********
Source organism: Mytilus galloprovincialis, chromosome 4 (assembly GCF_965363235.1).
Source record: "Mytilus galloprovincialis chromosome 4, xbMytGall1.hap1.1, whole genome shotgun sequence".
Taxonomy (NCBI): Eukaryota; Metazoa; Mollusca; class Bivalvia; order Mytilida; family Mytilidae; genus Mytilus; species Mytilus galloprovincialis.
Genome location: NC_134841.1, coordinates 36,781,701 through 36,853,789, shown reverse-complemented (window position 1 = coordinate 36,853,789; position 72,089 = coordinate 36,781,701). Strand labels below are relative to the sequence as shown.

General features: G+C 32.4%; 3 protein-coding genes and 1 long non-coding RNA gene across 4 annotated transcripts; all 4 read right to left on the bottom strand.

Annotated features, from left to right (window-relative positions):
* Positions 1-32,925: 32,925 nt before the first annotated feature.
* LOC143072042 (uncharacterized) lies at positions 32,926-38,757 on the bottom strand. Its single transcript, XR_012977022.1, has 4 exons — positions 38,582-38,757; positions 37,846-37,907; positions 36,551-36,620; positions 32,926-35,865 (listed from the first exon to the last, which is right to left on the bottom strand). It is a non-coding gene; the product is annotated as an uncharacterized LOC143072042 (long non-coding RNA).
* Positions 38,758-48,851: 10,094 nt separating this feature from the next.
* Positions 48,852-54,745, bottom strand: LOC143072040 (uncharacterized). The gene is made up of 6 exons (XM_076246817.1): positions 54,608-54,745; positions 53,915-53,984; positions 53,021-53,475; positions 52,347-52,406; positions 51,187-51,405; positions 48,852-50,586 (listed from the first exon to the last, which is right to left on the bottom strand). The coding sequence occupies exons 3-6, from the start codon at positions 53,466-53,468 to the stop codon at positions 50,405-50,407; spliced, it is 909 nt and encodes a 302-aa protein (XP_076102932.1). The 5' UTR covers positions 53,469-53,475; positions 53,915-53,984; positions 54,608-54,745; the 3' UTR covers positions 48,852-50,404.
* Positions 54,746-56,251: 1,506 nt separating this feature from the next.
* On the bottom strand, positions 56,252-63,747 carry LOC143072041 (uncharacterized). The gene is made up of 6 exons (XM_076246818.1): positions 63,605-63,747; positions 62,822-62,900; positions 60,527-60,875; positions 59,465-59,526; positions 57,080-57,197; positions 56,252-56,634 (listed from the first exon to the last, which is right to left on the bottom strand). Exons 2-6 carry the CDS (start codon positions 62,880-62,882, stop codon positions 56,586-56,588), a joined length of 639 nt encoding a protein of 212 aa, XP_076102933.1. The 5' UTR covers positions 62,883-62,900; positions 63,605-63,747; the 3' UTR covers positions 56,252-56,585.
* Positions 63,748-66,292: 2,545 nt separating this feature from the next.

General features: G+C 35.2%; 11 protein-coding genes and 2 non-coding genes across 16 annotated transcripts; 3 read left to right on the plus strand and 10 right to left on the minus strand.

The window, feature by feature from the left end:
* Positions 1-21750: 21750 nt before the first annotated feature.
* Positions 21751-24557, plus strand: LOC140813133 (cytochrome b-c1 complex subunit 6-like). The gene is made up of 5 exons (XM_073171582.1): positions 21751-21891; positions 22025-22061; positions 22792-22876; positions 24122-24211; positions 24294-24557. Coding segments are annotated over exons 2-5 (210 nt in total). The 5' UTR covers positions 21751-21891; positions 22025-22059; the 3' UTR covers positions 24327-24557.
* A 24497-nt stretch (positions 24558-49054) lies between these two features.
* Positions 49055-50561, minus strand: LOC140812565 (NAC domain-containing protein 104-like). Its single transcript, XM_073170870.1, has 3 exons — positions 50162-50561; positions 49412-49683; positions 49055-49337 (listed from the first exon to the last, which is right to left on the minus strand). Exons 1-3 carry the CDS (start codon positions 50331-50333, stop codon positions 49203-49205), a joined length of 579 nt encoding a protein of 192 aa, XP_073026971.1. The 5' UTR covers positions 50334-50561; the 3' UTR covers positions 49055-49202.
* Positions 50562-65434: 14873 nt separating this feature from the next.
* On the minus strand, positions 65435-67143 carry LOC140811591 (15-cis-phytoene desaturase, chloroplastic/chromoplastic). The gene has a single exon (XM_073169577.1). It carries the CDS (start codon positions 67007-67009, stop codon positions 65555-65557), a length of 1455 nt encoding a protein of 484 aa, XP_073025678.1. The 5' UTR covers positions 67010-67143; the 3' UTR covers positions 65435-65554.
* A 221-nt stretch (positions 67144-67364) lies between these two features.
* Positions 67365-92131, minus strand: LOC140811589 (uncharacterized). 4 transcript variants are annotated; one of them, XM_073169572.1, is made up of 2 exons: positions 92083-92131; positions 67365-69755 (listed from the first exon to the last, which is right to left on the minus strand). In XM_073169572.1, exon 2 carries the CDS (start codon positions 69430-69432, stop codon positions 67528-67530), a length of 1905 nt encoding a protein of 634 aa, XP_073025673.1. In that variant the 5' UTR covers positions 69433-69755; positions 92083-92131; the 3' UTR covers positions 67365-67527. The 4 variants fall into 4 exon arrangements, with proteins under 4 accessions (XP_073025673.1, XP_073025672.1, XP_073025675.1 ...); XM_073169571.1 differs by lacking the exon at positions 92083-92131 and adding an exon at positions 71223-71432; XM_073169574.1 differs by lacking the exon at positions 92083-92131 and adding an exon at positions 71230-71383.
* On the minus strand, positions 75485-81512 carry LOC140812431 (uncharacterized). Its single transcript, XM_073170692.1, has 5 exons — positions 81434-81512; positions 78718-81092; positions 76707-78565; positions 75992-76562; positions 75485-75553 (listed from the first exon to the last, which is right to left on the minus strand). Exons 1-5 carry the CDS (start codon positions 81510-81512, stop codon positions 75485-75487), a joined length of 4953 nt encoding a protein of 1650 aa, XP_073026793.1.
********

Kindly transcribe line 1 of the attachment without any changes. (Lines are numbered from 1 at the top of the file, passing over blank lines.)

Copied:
Source organism: Mytilus galloprovincialis, chromosome 4 (assembly GCF_965363235.1).